A new environmentally friendly prototype sensor has been developed by CSIRO, Australia's national science agency, to help combat food-fraud and protect the reputation of Australian produce.
The novel technology uses vibration energy harvesting and machine learning to accurately detect anomalies in the transportation of products such as meat.
For example, if a refrigeration truck carrying exported meat stopped during its journey to the processing plant, the technology would be able to detect this and if any products had been moved or removed during this period.
This allows producers and logistics operators to pin-point handling errors and identify when products are stolen or substituted.
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"VEH powers the device and monitors the movement of vehicles and the products they are transporting," explained Dr Sara Khalifa, the research scientist spearheading the project at CSIRO's Data61.
"It then uses machine learning to identify interactions, trends and anomalies in the VEH patterns.
"Using VEH we can generate enough energy to power a battery-free anomaly detection motion sensor, while still retaining the same degree of accuracy as a conventional battery-powered device. This is more environmentally sustainable and also means it can extend the run time of GPS location tracking."
Solar and radio frequency energy harvesting will be incorporated in future iterations of the technology to maximise the energy return towards completely battery-free tracking technology.
CSIRO worked with Queensland-based supply chain technology company BeefLedger to conduct a variety of experiments including packing the energy harvesting sensors within meat boxes carried through BeefLedger's transport routes between Morningside and Annerley in Brisbane.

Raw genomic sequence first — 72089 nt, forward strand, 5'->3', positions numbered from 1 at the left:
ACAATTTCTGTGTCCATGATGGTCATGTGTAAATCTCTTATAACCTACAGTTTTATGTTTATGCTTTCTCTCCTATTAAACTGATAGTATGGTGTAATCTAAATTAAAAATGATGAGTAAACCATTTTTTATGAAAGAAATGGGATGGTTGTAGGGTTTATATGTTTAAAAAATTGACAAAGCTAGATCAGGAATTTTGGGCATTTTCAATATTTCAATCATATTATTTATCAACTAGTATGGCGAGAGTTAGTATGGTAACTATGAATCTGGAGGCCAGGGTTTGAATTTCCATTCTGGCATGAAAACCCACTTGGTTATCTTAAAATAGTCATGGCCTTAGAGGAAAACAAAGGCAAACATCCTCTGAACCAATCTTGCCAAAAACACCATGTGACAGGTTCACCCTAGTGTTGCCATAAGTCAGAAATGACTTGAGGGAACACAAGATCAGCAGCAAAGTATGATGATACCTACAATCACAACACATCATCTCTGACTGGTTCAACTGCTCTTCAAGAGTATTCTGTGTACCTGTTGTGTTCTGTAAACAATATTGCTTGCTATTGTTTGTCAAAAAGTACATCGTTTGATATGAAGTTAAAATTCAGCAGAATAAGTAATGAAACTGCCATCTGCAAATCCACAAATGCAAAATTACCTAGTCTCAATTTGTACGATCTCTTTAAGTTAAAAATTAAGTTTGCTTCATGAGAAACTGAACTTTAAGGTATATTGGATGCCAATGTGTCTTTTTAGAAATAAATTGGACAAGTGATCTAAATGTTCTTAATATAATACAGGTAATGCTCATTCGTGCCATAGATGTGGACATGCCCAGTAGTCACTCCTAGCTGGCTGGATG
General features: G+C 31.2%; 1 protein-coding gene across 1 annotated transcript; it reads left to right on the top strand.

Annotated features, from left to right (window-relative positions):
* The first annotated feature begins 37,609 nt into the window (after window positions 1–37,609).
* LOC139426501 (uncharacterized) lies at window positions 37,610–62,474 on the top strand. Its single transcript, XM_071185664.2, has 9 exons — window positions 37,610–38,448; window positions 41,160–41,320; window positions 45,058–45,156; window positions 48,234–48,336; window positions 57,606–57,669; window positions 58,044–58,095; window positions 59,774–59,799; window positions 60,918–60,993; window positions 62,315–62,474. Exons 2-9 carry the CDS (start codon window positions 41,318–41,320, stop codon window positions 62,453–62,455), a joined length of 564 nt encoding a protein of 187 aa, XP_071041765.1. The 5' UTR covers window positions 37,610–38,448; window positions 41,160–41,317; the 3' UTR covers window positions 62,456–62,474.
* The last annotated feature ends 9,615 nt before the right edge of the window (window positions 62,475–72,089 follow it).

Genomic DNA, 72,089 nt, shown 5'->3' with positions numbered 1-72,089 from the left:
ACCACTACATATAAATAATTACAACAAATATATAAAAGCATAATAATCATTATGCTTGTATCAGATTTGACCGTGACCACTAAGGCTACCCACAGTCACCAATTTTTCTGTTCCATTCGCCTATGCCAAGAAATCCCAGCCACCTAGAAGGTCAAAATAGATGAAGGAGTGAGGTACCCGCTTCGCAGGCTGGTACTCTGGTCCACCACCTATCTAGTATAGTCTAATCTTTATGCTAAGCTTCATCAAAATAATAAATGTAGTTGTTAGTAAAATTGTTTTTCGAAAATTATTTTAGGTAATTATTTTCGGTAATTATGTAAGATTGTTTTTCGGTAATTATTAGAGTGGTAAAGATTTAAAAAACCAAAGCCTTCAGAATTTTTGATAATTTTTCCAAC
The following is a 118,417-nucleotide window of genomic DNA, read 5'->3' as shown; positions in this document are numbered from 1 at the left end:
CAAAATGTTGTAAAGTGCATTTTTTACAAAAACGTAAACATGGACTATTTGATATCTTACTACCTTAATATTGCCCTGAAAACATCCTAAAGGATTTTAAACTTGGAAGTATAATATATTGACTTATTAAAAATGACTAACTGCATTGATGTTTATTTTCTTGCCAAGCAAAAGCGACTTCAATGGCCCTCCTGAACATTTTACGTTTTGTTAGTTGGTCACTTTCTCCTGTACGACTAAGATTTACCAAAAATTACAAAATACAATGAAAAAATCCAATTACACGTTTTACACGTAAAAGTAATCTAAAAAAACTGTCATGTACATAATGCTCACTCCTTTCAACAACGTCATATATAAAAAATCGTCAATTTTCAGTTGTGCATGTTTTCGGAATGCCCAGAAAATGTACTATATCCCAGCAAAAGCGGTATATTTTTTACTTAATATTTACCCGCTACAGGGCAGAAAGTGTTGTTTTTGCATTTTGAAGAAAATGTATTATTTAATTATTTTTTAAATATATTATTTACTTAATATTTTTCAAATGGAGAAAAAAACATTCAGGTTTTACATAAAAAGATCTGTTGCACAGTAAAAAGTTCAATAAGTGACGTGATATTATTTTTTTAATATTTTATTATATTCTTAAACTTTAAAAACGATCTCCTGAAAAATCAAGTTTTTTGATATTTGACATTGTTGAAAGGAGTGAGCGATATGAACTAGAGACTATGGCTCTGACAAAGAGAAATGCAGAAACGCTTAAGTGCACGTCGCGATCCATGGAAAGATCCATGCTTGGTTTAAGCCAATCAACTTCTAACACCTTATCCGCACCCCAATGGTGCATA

Mr Warwick Powell, Chairman of BeefLedger, spoke of the essential need for such technology to ensure consumer confidence.
"By creating an energy-neutral technology that sits alongside the product, companies will no longer need to rely on trucking transportation, barcodes and paper trails. Businesses can be sure that what they are purchasing is coming directly from the paddock to plate," he said.
The added layer of verification the tool provides for goods will enable exporters to more confidently assure their consumers that the product they are purchasing is exactly what is described, according to CSIRO supply chain researcher Dr Nina Welti.
"We are noticing an increase in industry demand for solutions such as this, and the fact that this technology is battery-free lowers the barrier to entrance. It could also be applied to a variety of other products, such as grain, aquaculture and horticulture," she said.
Food fraud in supply chains is estimated to cost the global economy roughly AUD$50 billion each year, with a single incident potentially reducing a company's annual revenue by 2 to 15 per cent.
However, advances in digital and analytics technologies offer a way to optimise the agriculture supply chain.
CSIRO and BeefLedger are currently exploring the results of the trials with plans to pursue other areas of application in the supply chain.